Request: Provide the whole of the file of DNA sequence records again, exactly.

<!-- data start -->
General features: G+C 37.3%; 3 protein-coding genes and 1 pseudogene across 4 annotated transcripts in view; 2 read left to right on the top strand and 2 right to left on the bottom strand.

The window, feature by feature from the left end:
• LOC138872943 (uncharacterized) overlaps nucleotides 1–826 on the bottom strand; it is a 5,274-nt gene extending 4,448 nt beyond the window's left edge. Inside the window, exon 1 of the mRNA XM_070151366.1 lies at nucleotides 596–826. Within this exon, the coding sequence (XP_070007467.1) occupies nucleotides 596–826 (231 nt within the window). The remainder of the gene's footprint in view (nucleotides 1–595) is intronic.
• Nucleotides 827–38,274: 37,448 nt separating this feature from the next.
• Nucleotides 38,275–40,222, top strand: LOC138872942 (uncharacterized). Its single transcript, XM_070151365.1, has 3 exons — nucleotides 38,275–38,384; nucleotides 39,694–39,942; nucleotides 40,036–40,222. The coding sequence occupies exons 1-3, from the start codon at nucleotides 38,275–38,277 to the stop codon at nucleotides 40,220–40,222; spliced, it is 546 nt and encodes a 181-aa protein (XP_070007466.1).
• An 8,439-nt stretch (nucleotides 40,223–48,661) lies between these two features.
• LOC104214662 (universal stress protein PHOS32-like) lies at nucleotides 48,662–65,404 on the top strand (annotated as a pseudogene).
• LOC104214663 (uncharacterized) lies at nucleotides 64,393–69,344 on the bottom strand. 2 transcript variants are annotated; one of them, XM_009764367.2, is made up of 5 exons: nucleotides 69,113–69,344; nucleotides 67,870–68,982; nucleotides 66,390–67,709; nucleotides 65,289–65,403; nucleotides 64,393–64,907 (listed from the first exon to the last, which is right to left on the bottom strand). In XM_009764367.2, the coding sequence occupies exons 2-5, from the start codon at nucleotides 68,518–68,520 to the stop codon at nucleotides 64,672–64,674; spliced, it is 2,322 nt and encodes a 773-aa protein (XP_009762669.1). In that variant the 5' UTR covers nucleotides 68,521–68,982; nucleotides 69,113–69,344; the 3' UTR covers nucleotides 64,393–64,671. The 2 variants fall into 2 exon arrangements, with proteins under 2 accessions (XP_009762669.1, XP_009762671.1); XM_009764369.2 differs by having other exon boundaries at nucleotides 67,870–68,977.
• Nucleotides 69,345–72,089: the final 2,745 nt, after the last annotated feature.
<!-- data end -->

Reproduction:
General features: G+C 37.3%; 3 protein-coding genes and 1 pseudogene across 4 annotated transcripts in view; 2 read left to right on the top strand and 2 right to left on the bottom strand.

The window, feature by feature from the left end:
• LOC138872943 (uncharacterized) overlaps nucleotides 1–826 on the bottom strand; it is a 5,274-nt gene extending 4,448 nt beyond the window's left edge. Inside the window, exon 1 of the mRNA XM_070151366.1 lies at nucleotides 596–826. Within this exon, the coding sequence (XP_070007467.1) occupies nucleotides 596–826 (231 nt within the window). The remainder of the gene's footprint in view (nucleotides 1–595) is intronic.
• Nucleotides 827–38,274: 37,448 nt separating this feature from the next.
• Nucleotides 38,275–40,222, top strand: LOC138872942 (uncharacterized). Its single transcript, XM_070151365.1, has 3 exons — nucleotides 38,275–38,384; nucleotides 39,694–39,942; nucleotides 40,036–40,222. The coding sequence occupies exons 1-3, from the start codon at nucleotides 38,275–38,277 to the stop codon at nucleotides 40,220–40,222; spliced, it is 546 nt and encodes a 181-aa protein (XP_070007466.1).
• An 8,439-nt stretch (nucleotides 40,223–48,661) lies between these two features.
• LOC104214662 (universal stress protein PHOS32-like) lies at nucleotides 48,662–65,404 on the top strand (annotated as a pseudogene).
• LOC104214663 (uncharacterized) lies at nucleotides 64,393–69,344 on the bottom strand. 2 transcript variants are annotated; one of them, XM_009764367.2, is made up of 5 exons: nucleotides 69,113–69,344; nucleotides 67,870–68,982; nucleotides 66,390–67,709; nucleotides 65,289–65,403; nucleotides 64,393–64,907 (listed from the first exon to the last, which is right to left on the bottom strand). In XM_009764367.2, the coding sequence occupies exons 2-5, from the start codon at nucleotides 68,518–68,520 to the stop codon at nucleotides 64,672–64,674; spliced, it is 2,322 nt and encodes a 773-aa protein (XP_009762669.1). In that variant the 5' UTR covers nucleotides 68,521–68,982; nucleotides 69,113–69,344; the 3' UTR covers nucleotides 64,393–64,671. The 2 variants fall into 2 exon arrangements, with proteins under 2 accessions (XP_009762669.1, XP_009762671.1); XM_009764369.2 differs by having other exon boundaries at nucleotides 67,870–68,977.
• Nucleotides 69,345–72,089: the final 2,745 nt, after the last annotated feature.